A294736


Numbers that are the sum of 5 nonzero squares in exactly 2 ways.


9



20, 38, 41, 45, 47, 48, 49, 50, 54, 55, 63, 66, 81, 105
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OFFSET

1,1


COMMENTS

Inspected values of n <= 50000.
This sequence is complete, see the von Eitzen Link and Price's computation that the next term must be > 50000. Proof. The link mentions "for positive integer n, if n > 5408 then the number of ways to write n as a sum of 5 squares is at least Floor(Sqrt(n  101) / 8)". So for n > 5408, there are more than two ways to write n as a sum of 5 squares. For n <= 5408, it has been verified if n is in the sequence by inspection. Hence the sequence is complete."  David A. Corneth, Nov 08 2017


REFERENCES

E. Grosswald, Representations of Integers as Sums of Squares. SpringerVerlag, New York, 1985, p. 86, Theorem 1.


LINKS

Table of n, a(n) for n=1..14.
H. von Eitzen, in reply to user James47, What is the largest integer with only one representation as a sum of five nonzero squares? on stackexchange.com, May 2014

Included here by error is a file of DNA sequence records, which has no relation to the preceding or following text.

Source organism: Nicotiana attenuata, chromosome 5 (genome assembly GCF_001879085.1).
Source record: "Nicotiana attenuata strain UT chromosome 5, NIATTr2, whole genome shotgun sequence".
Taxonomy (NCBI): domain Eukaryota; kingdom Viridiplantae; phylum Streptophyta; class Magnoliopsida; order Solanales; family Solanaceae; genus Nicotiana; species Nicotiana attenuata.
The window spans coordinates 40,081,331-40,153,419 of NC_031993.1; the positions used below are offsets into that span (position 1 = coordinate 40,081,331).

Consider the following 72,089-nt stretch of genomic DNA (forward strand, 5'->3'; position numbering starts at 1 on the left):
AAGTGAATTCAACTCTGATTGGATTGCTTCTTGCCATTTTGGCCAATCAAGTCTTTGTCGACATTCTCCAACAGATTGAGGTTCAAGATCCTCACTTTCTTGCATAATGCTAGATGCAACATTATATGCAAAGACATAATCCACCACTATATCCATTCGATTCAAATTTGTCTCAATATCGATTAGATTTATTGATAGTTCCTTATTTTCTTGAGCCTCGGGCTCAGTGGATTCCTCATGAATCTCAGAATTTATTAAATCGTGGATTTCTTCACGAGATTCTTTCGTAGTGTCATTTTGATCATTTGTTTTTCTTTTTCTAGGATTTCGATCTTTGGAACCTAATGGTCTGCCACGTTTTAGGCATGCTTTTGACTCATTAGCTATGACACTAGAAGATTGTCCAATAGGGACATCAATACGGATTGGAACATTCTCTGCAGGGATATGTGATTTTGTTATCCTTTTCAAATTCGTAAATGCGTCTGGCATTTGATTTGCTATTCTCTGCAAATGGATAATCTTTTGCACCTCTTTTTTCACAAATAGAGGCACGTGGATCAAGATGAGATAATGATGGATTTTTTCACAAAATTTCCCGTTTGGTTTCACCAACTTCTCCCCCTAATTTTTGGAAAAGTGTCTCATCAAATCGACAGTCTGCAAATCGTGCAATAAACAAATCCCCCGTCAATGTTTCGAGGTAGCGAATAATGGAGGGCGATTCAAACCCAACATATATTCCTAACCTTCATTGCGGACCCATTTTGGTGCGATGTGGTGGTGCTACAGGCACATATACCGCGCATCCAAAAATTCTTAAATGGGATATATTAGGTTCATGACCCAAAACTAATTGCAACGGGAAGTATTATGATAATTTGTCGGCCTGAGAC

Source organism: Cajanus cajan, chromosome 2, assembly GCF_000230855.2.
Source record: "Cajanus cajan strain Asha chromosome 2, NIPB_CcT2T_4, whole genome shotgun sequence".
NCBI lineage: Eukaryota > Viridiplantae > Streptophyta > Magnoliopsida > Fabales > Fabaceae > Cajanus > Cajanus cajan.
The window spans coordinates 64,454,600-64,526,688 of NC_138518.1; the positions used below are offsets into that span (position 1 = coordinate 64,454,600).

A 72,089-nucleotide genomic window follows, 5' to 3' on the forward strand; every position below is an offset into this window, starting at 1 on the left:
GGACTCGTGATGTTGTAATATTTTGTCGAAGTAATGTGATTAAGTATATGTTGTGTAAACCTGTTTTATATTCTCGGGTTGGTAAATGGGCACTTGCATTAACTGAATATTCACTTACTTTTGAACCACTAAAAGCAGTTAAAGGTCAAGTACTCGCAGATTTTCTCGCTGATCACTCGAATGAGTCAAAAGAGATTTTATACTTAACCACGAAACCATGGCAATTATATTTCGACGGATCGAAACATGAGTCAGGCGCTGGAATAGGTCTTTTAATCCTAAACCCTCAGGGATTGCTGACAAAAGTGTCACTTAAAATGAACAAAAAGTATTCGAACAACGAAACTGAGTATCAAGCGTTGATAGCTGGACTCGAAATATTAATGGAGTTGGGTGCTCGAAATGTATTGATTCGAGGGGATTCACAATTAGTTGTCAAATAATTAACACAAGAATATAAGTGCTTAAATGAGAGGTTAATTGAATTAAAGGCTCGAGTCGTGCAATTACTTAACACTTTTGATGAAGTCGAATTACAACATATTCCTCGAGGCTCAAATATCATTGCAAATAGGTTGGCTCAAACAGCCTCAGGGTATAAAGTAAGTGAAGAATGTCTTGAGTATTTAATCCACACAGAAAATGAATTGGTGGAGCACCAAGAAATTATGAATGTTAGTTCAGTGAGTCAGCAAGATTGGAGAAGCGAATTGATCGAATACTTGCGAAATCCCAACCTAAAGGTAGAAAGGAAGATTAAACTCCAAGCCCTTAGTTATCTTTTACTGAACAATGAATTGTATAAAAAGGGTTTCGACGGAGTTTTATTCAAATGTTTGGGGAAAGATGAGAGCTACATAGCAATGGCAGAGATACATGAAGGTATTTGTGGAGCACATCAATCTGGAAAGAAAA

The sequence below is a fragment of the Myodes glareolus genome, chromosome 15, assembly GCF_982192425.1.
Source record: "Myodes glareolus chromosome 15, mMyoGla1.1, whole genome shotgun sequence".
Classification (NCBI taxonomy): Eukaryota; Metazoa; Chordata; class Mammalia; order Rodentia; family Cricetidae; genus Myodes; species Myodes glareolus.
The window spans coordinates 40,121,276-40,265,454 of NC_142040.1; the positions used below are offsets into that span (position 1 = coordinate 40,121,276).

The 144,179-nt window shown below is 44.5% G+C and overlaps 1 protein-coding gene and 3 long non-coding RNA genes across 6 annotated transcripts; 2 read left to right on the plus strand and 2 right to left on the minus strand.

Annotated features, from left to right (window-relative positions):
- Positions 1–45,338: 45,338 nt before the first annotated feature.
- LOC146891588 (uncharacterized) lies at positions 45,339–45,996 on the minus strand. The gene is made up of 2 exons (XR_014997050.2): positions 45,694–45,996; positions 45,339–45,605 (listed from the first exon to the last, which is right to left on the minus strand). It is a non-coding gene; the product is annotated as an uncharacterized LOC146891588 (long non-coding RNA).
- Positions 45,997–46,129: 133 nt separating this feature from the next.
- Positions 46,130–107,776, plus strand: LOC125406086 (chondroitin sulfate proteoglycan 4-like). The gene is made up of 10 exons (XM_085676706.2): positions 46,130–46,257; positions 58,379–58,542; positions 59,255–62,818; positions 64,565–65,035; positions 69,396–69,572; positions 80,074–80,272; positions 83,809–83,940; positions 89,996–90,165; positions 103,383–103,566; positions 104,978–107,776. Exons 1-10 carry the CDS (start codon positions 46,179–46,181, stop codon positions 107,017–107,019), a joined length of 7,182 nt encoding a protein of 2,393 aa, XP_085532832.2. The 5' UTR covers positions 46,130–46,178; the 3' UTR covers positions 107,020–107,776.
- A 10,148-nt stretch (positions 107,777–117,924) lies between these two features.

D. H. Lehmer, On the Partition of Numbers into Squares, The American Mathematical Monthly, Vol. 55, No. 8, October 1948, pp. 476481.
Eric Weisstein's World of Mathematics, Square Number
Index entries for sequences related to sums of squares


FORMULA

A243148(a(n),5) = 2.  Alois P. Heinz, Feb 26 2019


EXAMPLE

There are exactly two ways 20 is a sum of 5 nonzero squares. These are 1^2 + 1^2 + 1^2 + 1^2 + 4^2 = 2^2 + 2^2 + 2^2 + 2^2 + 2^2 = 20. Therefore 20 is in the sequence.


MATHEMATICA

Select[Range[200], Length[Select[PowersRepresentations[#, 5, 2], #[[1]] > 0&]] == 2&] (* JeanFrançois Alcover, Nov 06 2020 *)


CROSSREFS

Cf. A025429, A025357, A243148, A294675.
Sequence in context: A308664 A184065 A259734 * A217427 A165442 A242532
Adjacent sequences: A294733 A294734 A294735 * A294737 A294738 A294739


KEYWORD

nonn,fini,full


AUTHOR

Robert Price, Nov 07 2017


STATUS

approved